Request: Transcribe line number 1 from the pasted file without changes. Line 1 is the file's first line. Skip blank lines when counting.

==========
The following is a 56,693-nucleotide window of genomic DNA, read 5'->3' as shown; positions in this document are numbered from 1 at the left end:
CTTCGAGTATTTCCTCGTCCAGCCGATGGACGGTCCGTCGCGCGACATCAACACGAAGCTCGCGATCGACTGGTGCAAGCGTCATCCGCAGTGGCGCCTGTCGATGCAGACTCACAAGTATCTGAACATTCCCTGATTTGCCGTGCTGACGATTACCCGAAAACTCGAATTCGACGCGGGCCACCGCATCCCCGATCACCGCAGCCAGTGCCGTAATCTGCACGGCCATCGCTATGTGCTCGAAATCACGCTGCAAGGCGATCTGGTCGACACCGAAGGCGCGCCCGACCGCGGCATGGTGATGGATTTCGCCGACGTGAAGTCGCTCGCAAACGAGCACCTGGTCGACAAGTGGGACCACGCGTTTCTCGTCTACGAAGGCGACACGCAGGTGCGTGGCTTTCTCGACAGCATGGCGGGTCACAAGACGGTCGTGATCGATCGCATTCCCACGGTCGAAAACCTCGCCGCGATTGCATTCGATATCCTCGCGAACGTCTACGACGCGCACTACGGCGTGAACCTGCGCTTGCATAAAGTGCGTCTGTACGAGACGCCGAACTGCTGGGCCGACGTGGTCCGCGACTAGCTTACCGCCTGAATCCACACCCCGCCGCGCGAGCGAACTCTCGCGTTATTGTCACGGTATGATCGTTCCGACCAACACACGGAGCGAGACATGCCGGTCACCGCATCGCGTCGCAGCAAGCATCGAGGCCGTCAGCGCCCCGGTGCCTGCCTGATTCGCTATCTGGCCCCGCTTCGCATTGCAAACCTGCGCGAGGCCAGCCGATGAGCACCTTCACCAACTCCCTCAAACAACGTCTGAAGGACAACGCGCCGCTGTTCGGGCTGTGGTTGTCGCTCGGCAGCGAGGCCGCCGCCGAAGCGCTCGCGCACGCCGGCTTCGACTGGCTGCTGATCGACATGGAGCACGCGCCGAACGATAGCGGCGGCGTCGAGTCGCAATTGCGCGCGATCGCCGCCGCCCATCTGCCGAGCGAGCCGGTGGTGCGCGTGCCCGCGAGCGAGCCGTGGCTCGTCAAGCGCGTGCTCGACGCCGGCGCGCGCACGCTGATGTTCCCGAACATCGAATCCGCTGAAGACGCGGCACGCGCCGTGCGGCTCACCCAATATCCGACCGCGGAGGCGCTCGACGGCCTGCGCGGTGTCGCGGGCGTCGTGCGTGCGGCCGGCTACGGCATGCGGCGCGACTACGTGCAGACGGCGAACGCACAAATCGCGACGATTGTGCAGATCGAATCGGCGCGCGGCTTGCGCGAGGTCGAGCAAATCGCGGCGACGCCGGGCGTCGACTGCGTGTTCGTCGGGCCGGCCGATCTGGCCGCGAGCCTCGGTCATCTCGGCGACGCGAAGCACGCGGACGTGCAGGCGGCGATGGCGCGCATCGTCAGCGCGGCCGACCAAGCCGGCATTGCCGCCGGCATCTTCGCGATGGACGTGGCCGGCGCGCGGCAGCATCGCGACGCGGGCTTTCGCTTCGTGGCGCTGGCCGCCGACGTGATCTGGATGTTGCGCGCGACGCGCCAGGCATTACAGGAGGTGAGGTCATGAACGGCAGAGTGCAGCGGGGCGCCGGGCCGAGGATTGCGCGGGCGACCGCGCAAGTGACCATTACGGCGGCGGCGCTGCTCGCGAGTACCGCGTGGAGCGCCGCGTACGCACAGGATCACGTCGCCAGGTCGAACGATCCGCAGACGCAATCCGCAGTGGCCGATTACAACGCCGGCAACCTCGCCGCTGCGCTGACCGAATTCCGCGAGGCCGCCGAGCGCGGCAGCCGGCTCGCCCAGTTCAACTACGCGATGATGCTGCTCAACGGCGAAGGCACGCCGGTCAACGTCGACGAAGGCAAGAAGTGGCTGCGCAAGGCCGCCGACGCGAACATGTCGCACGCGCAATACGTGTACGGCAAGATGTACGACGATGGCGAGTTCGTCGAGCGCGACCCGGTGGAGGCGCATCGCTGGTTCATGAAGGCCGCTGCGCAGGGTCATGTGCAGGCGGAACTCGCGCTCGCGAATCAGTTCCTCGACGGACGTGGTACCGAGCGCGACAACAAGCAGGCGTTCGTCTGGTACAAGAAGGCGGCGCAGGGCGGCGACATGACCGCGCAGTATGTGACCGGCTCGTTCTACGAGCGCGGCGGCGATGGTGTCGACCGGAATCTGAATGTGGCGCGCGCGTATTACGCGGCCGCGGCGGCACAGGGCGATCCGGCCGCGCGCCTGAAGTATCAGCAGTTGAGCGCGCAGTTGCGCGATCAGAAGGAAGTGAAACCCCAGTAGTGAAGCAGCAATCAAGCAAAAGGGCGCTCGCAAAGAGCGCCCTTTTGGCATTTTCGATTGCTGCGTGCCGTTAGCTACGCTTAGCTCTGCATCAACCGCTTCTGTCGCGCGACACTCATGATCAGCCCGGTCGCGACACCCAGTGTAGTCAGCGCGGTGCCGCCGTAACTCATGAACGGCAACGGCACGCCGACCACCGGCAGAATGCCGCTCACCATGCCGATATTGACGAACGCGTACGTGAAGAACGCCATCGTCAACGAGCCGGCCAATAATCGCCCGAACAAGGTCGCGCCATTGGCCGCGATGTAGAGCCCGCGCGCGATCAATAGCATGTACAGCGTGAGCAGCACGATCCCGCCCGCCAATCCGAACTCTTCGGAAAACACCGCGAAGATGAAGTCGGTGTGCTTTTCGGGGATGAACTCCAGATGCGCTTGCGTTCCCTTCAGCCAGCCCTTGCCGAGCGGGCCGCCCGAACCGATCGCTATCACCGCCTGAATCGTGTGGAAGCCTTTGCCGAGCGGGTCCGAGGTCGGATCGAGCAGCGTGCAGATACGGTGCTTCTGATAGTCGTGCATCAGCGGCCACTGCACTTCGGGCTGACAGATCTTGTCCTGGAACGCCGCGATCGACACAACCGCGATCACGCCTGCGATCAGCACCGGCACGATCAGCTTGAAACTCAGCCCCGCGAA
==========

The following is a 56,693-nucleotide window of genomic DNA, read 5'->3' as shown; positions in this document are numbered from 1 at the left end: